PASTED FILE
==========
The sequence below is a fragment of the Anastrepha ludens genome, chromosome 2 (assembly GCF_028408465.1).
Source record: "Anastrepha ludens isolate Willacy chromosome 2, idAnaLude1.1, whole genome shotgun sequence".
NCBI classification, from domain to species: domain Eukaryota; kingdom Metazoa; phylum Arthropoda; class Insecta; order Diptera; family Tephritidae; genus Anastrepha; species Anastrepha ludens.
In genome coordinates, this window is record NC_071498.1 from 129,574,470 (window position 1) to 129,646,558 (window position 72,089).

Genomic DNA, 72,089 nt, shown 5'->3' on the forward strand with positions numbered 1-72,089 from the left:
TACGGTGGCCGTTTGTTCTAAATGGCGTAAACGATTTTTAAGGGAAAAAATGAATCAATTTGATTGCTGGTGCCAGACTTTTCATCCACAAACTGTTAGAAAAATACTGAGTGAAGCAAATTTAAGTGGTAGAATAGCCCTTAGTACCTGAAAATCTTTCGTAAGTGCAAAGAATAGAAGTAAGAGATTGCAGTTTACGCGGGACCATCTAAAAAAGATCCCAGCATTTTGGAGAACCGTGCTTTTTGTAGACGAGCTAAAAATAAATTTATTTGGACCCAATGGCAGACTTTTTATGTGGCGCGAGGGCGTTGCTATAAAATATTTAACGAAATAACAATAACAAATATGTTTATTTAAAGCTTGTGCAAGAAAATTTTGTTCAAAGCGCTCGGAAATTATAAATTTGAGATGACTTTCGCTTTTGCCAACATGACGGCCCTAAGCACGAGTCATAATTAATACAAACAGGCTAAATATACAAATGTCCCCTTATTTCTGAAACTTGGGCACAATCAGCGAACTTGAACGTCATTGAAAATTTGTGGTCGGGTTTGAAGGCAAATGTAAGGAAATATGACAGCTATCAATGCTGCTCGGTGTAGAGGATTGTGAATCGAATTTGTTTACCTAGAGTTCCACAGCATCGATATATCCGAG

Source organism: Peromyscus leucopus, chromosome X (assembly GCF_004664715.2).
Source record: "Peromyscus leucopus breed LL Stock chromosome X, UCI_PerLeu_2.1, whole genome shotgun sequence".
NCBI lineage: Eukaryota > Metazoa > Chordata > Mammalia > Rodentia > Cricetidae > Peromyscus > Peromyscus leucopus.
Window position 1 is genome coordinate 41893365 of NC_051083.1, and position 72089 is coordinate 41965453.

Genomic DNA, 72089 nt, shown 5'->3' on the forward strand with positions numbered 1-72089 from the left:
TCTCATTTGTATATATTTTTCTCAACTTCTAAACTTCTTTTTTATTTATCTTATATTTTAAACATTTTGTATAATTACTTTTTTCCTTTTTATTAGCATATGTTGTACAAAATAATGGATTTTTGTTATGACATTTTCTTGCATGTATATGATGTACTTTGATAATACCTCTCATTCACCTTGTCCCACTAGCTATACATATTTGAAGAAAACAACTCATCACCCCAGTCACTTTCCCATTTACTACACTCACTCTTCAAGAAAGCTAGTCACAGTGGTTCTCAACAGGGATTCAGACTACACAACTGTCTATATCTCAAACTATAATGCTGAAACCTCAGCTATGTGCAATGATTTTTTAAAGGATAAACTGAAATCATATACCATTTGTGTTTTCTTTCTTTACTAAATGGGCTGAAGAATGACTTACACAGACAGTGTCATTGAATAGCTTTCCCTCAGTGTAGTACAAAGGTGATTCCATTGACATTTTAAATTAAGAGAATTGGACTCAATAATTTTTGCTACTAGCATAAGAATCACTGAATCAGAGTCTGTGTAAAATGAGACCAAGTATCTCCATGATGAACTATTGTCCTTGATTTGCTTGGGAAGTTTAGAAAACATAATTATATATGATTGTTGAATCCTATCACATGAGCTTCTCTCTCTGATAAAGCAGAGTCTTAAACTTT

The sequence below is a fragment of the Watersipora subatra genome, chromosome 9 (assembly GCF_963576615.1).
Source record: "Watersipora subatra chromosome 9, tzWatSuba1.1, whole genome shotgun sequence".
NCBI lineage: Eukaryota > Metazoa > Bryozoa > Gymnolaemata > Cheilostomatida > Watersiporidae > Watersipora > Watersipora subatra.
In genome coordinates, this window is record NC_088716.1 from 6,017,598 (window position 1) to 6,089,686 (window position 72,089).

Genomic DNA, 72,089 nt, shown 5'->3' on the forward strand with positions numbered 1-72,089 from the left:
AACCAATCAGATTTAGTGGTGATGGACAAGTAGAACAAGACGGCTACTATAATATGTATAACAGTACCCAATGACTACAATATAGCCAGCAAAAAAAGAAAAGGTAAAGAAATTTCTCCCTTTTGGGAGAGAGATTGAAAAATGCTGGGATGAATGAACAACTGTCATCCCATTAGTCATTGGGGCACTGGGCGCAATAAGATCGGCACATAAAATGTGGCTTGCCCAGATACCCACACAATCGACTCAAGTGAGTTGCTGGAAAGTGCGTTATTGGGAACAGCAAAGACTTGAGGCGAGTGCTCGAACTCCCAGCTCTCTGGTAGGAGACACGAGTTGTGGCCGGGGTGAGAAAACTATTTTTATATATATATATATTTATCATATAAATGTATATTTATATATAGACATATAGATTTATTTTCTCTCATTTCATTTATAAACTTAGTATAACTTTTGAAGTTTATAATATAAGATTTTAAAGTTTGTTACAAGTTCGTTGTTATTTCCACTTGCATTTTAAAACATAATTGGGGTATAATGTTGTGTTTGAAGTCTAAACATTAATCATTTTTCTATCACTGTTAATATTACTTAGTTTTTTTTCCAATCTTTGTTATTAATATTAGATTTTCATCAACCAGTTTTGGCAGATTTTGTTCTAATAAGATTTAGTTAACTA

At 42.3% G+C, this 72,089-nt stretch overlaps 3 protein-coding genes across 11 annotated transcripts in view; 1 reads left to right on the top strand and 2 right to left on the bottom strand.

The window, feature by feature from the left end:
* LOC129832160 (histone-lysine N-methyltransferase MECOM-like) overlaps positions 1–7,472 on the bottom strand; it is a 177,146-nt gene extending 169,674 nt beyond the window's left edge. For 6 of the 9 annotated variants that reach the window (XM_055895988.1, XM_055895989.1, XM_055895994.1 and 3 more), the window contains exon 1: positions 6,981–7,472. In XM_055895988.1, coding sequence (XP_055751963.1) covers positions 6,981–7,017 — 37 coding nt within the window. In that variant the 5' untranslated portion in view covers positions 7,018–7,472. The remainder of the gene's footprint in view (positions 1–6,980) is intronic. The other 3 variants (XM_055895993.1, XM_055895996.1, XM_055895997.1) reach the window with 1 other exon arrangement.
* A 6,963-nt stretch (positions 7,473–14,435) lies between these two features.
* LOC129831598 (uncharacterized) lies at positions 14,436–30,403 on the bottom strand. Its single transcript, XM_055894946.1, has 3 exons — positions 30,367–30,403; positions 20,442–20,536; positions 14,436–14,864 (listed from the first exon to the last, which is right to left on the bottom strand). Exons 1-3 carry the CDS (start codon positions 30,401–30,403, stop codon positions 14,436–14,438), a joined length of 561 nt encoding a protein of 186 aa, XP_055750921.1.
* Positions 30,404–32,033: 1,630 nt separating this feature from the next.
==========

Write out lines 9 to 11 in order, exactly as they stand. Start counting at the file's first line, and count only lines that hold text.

NCBI lineage: Eukaryota > Metazoa > Chordata > Mammalia > Rodentia > Cricetidae > Peromyscus > Peromyscus leucopus.
Window position 1 is genome coordinate 41893365 of NC_051083.1, and position 72089 is coordinate 41965453.

Genomic DNA, 72089 nt, shown 5'->3' on the forward strand with positions numbered 1-72089 from the left: